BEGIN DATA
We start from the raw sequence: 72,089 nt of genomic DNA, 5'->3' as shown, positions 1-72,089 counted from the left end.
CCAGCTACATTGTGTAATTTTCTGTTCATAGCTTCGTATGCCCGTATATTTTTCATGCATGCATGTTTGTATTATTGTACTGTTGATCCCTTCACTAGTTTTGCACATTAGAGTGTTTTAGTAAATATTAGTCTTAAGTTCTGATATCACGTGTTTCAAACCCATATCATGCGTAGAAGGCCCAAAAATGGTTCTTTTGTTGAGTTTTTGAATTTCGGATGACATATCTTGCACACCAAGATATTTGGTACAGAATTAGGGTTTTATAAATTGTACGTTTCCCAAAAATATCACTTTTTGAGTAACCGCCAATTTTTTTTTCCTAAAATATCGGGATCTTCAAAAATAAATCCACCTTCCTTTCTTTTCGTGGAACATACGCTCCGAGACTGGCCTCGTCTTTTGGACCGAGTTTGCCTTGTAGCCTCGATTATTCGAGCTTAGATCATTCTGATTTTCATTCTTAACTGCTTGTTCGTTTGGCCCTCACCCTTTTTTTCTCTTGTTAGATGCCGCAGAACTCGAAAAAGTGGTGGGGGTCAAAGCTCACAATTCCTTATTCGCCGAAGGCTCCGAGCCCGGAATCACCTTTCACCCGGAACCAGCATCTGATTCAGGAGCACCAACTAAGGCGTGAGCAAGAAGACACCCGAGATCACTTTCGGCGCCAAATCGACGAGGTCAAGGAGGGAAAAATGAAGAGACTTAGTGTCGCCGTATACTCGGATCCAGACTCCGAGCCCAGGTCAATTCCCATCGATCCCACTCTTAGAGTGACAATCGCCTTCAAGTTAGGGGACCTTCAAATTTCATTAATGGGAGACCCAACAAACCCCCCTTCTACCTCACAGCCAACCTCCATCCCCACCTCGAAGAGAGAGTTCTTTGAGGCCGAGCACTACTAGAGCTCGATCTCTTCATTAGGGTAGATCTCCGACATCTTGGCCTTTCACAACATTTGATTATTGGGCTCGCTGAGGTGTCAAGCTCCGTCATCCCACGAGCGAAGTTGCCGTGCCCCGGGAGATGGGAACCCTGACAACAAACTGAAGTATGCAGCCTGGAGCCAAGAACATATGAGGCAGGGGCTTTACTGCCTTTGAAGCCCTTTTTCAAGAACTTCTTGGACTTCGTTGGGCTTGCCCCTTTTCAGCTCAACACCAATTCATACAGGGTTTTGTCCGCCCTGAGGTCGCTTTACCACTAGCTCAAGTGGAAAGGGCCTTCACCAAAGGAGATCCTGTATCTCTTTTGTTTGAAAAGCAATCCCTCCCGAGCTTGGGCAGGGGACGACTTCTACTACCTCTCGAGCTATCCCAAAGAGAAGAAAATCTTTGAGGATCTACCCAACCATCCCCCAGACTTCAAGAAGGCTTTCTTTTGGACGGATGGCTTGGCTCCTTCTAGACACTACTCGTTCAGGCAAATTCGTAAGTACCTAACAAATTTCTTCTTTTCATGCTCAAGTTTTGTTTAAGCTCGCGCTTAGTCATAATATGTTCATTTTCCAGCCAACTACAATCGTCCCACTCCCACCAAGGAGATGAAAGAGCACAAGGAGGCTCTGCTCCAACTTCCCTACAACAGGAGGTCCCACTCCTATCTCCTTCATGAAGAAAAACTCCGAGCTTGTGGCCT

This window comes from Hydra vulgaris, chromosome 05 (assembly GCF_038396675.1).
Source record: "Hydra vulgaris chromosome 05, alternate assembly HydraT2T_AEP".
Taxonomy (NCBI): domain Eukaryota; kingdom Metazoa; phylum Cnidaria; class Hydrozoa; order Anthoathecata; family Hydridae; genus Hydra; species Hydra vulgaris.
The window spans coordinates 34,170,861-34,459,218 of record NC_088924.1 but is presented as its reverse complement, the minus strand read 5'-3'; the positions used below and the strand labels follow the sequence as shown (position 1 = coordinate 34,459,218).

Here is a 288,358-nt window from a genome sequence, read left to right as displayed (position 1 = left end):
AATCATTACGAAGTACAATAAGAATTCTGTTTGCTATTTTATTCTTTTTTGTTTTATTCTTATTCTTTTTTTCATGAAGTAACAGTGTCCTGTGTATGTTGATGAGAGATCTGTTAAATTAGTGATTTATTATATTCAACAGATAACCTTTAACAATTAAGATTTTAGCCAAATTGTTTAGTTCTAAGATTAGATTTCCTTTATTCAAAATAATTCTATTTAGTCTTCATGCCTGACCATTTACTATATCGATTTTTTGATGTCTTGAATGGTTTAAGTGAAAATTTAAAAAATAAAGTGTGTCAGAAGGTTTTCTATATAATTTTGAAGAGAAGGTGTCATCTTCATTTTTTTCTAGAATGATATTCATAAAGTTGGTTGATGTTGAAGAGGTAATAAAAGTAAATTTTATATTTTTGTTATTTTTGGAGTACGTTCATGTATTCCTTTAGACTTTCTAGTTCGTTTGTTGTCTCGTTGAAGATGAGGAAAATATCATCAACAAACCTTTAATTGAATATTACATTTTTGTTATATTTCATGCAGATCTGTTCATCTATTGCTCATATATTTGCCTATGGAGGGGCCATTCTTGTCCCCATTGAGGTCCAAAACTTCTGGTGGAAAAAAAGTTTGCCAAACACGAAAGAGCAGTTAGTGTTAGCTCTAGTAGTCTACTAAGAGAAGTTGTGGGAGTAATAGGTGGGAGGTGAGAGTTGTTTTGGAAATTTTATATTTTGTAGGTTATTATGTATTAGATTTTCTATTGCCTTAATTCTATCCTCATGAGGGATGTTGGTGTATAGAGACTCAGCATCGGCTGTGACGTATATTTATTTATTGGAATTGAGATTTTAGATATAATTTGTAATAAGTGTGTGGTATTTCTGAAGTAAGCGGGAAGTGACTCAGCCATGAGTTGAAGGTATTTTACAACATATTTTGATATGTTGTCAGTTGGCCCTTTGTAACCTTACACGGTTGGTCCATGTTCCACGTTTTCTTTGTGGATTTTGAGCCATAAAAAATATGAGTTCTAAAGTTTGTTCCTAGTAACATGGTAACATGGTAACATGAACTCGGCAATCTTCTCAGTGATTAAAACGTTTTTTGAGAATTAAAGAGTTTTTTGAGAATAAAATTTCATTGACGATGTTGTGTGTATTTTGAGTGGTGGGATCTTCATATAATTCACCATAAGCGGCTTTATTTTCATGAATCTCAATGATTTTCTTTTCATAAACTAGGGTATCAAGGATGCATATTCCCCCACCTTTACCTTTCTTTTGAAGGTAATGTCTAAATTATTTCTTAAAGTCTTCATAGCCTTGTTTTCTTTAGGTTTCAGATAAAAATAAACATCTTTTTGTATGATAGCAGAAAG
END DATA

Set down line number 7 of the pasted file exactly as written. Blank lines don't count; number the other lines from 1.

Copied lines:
Here is a 288,358-nt window from a genome sequence, read left to right as displayed (position 1 = left end):